Mexican-American Rock: Land of a Thousand Dances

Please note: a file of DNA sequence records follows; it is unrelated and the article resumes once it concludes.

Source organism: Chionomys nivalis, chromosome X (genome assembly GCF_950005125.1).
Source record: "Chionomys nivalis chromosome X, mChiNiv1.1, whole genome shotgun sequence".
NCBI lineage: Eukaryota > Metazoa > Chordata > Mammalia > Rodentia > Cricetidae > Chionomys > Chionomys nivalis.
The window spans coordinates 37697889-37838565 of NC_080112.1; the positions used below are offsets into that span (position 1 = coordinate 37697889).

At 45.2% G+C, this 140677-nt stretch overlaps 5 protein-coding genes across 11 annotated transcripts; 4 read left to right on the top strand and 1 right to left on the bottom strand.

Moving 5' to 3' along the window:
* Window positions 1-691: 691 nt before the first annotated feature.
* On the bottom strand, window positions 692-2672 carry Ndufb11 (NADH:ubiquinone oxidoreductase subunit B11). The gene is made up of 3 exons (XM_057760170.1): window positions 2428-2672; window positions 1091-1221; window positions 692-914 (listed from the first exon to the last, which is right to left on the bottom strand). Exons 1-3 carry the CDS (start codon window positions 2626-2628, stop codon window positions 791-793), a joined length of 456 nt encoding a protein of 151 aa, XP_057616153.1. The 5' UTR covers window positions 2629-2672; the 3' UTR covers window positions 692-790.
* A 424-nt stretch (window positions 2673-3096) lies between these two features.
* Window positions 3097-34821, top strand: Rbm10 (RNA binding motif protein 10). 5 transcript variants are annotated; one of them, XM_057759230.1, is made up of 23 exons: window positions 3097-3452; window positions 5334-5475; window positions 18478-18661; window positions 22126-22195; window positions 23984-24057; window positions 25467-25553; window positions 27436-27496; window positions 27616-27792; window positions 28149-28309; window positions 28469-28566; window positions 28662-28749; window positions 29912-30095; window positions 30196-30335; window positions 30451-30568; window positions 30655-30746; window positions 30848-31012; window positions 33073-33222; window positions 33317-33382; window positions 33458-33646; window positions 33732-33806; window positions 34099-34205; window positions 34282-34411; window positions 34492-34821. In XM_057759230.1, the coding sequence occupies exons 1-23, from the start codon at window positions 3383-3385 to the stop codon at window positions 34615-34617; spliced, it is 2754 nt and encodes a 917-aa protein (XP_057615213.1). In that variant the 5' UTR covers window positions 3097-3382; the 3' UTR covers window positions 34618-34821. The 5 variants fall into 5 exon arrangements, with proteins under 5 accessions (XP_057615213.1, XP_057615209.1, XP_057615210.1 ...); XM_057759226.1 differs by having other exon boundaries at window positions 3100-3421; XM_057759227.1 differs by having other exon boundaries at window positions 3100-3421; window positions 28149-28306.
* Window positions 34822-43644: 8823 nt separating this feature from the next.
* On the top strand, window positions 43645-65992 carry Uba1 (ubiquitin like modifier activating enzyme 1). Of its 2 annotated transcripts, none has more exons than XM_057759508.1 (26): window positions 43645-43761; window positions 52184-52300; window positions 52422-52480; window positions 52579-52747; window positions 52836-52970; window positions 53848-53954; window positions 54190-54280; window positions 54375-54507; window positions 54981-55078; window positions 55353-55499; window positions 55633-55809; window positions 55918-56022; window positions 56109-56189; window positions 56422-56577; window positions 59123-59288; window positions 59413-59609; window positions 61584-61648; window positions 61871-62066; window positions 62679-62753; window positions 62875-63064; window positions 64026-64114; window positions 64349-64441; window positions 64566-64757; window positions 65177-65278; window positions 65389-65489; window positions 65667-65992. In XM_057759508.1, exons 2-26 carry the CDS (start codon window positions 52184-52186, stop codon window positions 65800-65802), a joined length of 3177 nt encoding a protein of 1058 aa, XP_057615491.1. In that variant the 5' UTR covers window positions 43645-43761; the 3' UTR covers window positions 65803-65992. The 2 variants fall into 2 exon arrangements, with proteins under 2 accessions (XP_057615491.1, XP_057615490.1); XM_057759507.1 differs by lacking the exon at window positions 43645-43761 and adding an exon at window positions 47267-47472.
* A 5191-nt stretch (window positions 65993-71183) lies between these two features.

By the mid-1960s, East L.A.’s “Eastside sound” captured the attention of the nation, including fans overseas like The Beatles. While Ritchie Valens’ success opened the door for other hits by Mexican Americans, including Chan Romero’s Hippy Hippy Shake and Rosie and the Originals’ Angel Baby, scores of teenage dance bands forged the unique Eastside sound. The Premiers, The Blendells, Cannibal and the Headhunters (who opened for The Beatles’ 1965 U.S. tour), and Thee Midniters popularized “brown-eyed soul.” The hits from these groups, including Farmer John, Land of a Thousand Dances and Whittier Boulevard influenced garage bands around the country. Eastside bands also popularized the use of the inexpensive Farfisa organ, used by other Mexican-American-led bands like Michigan-based ? and the Mysterians. In the 1970s El Chicano made more explicit statements of Mexican American political consciousness and pride through songs like Viva Tirado.